The Right to Vote
Elections are administered by authorities on the state level, which means that state elections officials bear the responsibility of protecting and promoting their citizens’ right to vote. This responsibility requires elections officials to make the path to the polling place as smooth as possible, and begins with ensuring that all eligible voters have easy access to modern registration services.
In order to bring voter registration into the 21st Century, we are advocating for specific reforms that have been demonstrated to be extremely effective at expanding and maintaining accurate voter rolls.
Following the November 2012 election, and widespread reports of long lines and other election administration issues at polling places across the country, Americans have seen the importance of measures that expand. State-level efforts to expand access to the polls including expanding early voting, online voter registration, and same-day voter registration.
The ACLU also pushes states to repeal Jim Crow-era laws that take away the rights of citizens with criminal convictions.
Same Day Registration (SDR)
In most states, many qualified voters are turned away from the polls on Election Day because they did not register to vote before the registration deadline.
In states that offer same-day registration – also called Election Day registration – those who are qualified but unregistered can register to vote at their polling place or election clerk’s office on Election Day (or during the early voting period) and vote that same day. In order to register, potential voters must supply proof of residency verifying that they are able to vote in that state, and a form of personal identification.
Given modern technology—which enables states to maintain accurate statewide voter registration lists and verify the eligibility of applicants instantaneously—there is no reason that qualified voters should be turned away from the polls because of the failure to comply with an arbitrary deadline weeks before an election. Moreover, states that have implemented SDR enjoy voter turnout rates 10 to 12 percentage points higher than states without SDR.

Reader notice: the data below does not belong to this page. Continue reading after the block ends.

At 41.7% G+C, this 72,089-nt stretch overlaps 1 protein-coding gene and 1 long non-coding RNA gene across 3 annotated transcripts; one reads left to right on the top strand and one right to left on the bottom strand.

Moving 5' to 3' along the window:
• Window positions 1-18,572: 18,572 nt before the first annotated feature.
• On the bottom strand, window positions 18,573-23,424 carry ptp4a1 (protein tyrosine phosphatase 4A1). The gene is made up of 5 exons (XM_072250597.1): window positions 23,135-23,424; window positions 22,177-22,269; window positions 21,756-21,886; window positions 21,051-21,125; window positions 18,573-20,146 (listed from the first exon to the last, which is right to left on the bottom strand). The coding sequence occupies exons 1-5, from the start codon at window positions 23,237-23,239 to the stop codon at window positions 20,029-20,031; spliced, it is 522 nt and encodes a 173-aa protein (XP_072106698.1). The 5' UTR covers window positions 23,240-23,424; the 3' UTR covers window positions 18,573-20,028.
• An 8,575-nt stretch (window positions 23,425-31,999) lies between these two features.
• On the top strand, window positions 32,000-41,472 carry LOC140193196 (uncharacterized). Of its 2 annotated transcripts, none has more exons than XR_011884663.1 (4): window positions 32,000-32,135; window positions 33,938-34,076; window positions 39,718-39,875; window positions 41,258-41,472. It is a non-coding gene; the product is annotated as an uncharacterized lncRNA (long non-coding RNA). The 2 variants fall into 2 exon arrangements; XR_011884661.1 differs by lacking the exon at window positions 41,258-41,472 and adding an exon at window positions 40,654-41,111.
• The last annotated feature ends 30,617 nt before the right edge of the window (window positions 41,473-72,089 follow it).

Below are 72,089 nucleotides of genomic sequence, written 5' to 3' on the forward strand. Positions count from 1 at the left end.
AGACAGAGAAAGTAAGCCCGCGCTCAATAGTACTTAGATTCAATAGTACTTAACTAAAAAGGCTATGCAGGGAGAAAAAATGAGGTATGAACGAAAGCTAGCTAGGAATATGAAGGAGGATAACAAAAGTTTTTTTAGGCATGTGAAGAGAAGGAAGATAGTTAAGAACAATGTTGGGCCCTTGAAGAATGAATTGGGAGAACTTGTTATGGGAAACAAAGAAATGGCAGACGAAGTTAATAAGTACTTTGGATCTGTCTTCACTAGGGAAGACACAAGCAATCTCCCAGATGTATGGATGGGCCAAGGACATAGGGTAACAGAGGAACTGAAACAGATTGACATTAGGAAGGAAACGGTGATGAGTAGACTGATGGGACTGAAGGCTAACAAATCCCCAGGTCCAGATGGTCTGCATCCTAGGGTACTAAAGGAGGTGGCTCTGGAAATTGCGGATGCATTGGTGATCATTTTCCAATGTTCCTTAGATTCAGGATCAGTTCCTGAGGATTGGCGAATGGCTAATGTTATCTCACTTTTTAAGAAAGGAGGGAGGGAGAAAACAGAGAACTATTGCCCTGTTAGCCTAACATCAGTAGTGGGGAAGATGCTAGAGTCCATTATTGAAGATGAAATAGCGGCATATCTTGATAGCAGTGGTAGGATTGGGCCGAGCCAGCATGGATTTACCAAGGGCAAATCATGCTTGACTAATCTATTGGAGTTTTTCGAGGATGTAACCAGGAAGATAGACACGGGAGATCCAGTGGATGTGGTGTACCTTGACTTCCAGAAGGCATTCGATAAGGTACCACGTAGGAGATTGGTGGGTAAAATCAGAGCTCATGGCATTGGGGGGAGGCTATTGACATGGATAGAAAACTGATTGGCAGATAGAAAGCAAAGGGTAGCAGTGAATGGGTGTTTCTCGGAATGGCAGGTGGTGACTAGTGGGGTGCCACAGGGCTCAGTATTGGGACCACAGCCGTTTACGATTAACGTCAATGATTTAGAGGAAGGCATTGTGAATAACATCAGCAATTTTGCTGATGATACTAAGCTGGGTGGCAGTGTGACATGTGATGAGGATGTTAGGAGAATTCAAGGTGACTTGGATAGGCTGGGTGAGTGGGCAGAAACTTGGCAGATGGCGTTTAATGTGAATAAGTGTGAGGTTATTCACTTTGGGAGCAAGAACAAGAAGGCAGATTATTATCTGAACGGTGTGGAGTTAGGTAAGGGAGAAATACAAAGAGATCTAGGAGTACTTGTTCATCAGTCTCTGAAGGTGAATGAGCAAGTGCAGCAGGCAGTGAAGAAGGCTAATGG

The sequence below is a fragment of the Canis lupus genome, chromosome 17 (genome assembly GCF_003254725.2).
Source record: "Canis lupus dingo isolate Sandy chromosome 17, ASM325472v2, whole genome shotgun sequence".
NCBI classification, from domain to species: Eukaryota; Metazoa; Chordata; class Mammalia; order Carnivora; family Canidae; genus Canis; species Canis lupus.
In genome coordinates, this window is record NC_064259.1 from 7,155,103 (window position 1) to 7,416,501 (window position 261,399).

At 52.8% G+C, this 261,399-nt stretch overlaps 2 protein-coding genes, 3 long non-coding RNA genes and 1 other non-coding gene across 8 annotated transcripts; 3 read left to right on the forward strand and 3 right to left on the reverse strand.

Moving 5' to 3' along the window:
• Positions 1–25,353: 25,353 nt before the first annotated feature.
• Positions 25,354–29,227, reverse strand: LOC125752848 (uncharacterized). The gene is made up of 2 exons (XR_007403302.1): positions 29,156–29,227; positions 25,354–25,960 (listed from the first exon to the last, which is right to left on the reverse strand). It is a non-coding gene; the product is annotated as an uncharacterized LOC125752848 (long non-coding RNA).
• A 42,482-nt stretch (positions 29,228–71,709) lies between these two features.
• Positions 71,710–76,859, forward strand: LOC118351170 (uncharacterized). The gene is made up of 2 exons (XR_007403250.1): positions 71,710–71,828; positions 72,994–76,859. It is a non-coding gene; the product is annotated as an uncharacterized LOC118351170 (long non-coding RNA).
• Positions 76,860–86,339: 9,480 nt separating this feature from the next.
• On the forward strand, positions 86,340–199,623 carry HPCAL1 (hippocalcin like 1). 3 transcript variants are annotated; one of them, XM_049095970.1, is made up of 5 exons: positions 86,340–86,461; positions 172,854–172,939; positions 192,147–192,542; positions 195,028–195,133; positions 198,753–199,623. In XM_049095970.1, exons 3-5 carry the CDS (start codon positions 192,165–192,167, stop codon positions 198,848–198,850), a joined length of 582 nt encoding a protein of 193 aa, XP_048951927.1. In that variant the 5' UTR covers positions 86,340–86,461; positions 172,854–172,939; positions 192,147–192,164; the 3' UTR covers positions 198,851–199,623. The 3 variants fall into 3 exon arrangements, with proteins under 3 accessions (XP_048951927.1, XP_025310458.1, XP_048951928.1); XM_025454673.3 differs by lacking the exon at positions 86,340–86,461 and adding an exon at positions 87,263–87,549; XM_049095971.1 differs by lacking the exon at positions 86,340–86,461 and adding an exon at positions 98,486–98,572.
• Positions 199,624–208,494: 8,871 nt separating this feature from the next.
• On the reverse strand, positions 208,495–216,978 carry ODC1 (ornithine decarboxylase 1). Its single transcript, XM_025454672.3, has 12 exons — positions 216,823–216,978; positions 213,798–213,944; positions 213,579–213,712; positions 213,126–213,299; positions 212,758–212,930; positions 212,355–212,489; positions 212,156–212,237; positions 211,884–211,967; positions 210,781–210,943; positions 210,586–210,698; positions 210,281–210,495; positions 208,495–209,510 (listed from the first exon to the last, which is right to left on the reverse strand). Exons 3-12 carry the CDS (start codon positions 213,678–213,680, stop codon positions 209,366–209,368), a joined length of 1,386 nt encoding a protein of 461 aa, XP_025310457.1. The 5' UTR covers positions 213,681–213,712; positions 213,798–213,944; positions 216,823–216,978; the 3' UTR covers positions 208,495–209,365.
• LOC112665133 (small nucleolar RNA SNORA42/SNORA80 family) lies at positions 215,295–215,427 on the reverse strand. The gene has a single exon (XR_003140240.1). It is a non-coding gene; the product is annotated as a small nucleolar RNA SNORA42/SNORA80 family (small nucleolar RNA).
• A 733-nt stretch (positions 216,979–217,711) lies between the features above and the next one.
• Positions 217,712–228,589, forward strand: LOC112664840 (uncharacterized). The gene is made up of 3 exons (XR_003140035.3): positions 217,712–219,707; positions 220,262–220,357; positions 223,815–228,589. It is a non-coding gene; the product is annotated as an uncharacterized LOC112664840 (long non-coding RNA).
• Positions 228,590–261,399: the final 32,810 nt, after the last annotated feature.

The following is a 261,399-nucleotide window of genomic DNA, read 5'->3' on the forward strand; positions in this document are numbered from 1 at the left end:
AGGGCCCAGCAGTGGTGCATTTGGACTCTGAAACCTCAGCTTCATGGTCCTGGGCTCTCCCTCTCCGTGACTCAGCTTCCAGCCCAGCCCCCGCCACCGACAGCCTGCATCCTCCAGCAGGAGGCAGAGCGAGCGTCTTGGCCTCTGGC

Currently, 11 states – Colorado, Connecticut, Idaho, Illinois, Iowa, Maine, Minnesota, Montana, New Hampshire, Wisconsin, and Wyoming – and the District of Columbia offer some form of SDR. Implementation of SDR in California and Hawaii is pending. Utah enacted legislation in 2014 creating a same-day registration pilot program in several counties. The ACLU is advocating to expand same-day registration throughout the country.
In the 21st Century, Americans should be able to register to vote online. Allowing voters to register or update their voter registration online makes voter registration easier and more expedient. Streamlining the process of voter registration increases voter rolls; makes it more likely that voters register in time to vote on Election Day; and eliminates the extra steps of processing paper registration forms, thereby reducing election costs.
Although the increasing availability of online registration is an extremely positive trend, there is still much work to be done to ensure that all eligible voters who would like to register online may do so. Many online voter applications require potential voters to provide their driver’s license number or the last four digits of their social security card, but do not make provisions for individuals without those forms of identification. Moreover, many online registration services are not accessible to people with vision disabilities and those with movement disabilities who cannot write consistent signatures.
In our state-based efforts we are pushing for online registration services without burdensome ID requirements, and that are fully compliant with the Americans with Disabilities Act.
Currently 22 states – Arizona, California, Colorado, Connecticut, Delaware, Georgia, Illinois, Indiana, Kansas, Louisiana, Maryland, Michigan, Minnesota, Nevada, New Mexico, New York, Ohio, Oregon, South Carolina, Utah, Virginia and Washington – have implemented online voter registration services.
Bills to create online voter registration services have also passed in an additional four states – Hawaii, Massachusetts, Nebraska, and West Virginia – and implementation is pending.
Registration Through the Affordable Care Act
In addition to expanding access to affordable health insurance, the implementation of the Affordable Care Act (ACA) has expanded access to voter registration services as well. According to the 1993 National Voter Registration Act (NVRA) – also known as the “motor voter” law – all government agencies that provide public benefits are required to provide voter registration services as well. Because both state and federal insurance exchanges are classified as such government agencies, anyone passing through the exchanges to register for health insurance should have the opportunity to easily register to vote as well. Although the NVRA is very clear about states’ requirements to designate their insurance exchanges as voter registration agencies, some states have failed to comply with the law. We are working in state legislatures to ensure that all states fulfill their responsibility to offer convenient voter registration services to everyone passing through the ACA insurance exchanges.